The Australian Sustainable Built Environment Council (ASBEC) and ClimateWorks Australia have welcomed state and territory energy ministers’ decision to support a Trajectory for Low Energy Buildings which proposes a pathway towards “zero energy ready buildings”, increases to the energy efficiency provisions in the National Construction Code and further consideration of options for existing buildings.

ASBEC executive director Suzanne Toumbourou says more energy efficient homes and commercial buildings can deliver more resilience to extreme weather, better comfort and reduce stress on the electricity grid, providing an imperative to act now on improving the energy performance of our building stock.

“Almost all buildings built today will still be operating in 2050, at a time when Australia will need to be at or near net zero emissions,” says Toumbourou.

The National Construction Code sets minimum standards for all new Australian buildings, so it is the best place to start to improve building energy performance. By strengthening the National Construction Code we can ensure new buildings are ‘zero carbon ready’ to plug into a net zero emissions economy by 2050.”

COAG’s ‘Trajectory’ aligns closely with ASBEC and ClimateWorks’s recent report Built to Perform - An industry led pathway to a zero carbon ready building code, which recommends a pathway for energy targets for subsequent updates to the Code.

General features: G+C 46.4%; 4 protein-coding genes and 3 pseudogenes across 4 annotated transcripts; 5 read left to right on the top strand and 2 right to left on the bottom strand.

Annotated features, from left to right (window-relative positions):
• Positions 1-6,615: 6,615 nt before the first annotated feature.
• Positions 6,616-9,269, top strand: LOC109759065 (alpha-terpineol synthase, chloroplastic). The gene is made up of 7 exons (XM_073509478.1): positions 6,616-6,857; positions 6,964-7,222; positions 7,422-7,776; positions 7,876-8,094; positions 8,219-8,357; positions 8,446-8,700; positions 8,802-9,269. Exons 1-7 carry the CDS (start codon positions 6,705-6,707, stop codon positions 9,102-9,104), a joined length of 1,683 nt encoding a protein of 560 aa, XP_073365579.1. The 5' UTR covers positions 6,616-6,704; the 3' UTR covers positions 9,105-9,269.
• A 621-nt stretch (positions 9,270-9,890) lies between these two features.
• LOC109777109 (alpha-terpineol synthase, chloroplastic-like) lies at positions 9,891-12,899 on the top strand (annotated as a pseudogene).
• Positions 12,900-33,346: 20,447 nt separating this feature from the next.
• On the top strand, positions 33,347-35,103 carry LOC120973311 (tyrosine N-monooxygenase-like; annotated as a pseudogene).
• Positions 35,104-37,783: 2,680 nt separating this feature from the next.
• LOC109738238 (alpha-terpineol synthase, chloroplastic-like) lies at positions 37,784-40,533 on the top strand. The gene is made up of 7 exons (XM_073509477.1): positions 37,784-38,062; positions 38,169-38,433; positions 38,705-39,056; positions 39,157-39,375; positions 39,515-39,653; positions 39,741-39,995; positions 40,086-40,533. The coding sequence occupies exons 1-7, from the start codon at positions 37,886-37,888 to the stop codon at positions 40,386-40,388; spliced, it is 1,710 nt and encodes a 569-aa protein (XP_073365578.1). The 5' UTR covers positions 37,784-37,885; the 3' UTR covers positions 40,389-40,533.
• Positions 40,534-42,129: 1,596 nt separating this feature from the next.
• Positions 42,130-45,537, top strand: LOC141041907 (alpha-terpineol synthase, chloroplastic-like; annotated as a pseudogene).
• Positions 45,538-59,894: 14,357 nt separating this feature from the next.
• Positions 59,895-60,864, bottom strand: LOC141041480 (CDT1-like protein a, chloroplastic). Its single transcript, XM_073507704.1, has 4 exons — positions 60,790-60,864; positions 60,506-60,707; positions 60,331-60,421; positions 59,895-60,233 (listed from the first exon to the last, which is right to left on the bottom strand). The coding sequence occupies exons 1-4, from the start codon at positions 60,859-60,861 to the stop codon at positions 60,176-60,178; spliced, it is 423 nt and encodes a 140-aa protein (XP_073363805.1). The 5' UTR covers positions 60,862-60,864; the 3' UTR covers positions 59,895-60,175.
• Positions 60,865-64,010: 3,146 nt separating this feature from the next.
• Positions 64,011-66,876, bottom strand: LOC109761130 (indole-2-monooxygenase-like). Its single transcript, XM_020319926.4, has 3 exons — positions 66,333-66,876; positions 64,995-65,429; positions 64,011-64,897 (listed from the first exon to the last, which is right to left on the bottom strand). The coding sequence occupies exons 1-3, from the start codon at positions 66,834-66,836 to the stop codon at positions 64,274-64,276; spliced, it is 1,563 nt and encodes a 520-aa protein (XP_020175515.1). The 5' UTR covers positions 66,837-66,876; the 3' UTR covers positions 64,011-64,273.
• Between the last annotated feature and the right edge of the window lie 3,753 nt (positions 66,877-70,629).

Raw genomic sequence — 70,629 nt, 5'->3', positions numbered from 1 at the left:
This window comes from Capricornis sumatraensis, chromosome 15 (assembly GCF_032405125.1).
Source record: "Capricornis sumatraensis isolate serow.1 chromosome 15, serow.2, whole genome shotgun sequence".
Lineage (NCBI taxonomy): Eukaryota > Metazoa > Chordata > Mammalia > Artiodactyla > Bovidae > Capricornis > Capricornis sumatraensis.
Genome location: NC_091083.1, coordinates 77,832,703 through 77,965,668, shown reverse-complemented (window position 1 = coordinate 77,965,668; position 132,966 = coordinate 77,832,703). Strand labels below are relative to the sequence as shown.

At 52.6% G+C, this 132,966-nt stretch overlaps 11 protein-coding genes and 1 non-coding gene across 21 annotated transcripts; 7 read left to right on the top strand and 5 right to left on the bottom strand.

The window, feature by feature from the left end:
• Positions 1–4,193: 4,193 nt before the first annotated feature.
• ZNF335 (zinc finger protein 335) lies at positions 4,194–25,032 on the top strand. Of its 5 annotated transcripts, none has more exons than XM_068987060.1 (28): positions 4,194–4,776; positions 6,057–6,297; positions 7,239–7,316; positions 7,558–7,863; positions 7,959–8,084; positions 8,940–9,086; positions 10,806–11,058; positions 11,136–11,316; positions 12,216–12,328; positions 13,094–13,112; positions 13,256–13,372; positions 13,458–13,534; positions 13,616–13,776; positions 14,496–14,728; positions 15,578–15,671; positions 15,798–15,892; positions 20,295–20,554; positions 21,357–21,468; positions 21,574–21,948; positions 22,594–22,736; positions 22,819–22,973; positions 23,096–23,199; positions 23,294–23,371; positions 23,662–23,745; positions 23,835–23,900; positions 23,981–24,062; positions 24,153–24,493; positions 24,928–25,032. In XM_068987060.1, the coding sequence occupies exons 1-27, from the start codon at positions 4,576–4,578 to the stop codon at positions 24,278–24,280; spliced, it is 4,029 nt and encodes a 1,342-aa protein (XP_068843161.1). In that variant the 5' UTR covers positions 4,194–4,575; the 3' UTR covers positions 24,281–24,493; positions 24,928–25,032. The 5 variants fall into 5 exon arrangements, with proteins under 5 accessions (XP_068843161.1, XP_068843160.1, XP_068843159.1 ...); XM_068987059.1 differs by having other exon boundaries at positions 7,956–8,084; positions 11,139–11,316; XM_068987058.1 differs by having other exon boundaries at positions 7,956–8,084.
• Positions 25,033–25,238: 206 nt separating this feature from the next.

Chair of ASBEC’s Building Code Task Group and president of the Energy Efficiency Council, Professor Tony Arnel says COAG Energy Council’s commitment to a forward pathway for energy requirements in the National Construction Code would provide certainty for the construction industry.

“If developers and manufacturers know how the Code requirements will evolve over the next 15 years, this will provide the regulatory certainty industry needs to plan and invest in new technologies, delivering higher building energy performance at lower cost.”

According to ClimateWorks project manager Michael Li, “Stronger energy standards in the Code could also relieve pressure on Australia’s ageing energy infrastructure, cutting electricity network costs by up to $12.6 billion between now and 2050.”

“These savings could be achieved through simple, cost-effective energy efficiency measures such as improved air tightness, double glazed windows, increased insulation, outdoor shading, and more efficient air conditioners, hot water systems and lighting.”

 “The measures outlined by the COAG Energy Council will set Australian buildings on a firm trajectory towards saving money on energy bills, lowering emissions, easing the strain on our energy infrastructure and being truly comfortable and safe in all extremes of the Australian climate,” says Toumbourou, adding that, “In the midst of another stifling summer, this forward-thinking commitment is a breath of fresh air.”